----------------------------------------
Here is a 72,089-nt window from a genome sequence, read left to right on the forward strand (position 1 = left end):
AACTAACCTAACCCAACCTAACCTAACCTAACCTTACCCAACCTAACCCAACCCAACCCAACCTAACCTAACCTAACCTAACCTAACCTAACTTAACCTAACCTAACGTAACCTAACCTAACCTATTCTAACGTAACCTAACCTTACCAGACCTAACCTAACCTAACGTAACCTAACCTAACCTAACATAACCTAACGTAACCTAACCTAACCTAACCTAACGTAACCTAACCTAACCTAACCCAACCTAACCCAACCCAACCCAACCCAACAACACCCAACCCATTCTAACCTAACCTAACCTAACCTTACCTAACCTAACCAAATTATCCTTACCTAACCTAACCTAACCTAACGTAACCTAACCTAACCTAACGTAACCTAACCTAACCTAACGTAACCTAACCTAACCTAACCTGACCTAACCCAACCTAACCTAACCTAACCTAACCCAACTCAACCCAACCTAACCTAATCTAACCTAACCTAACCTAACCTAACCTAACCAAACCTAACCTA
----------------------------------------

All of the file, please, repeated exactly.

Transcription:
Here is a 72,089-nt window from a genome sequence, read left to right on the forward strand (position 1 = left end):
AACTAACCTAACCCAACCTAACCTAACCTAACCTTACCCAACCTAACCCAACCCAACCCAACCTAACCTAACCTAACCTAACCTAACCTAACTTAACCTAACCTAACGTAACCTAACCTAACCTATTCTAACGTAACCTAACCTTACCAGACCTAACCTAACCTAACGTAACCTAACCTAACCTAACATAACCTAACGTAACCTAACCTAACCTAACCTAACGTAACCTAACCTAACCTAACCCAACCTAACCCAACCCAACCCAACCCAACAACACCCAACCCATTCTAACCTAACCTAACCTAACCTTACCTAACCTAACCAAATTATCCTTACCTAACCTAACCTAACCTAACGTAACCTAACCTAACCTAACGTAACCTAACCTAACCTAACGTAACCTAACCTAACCTAACCTGACCTAACCCAACCTAACCTAACCTAACCTAACCCAACTCAACCCAACCTAACCTAATCTAACCTAACCTAACCTAACCTAACCTAACCAAACCTAACCTA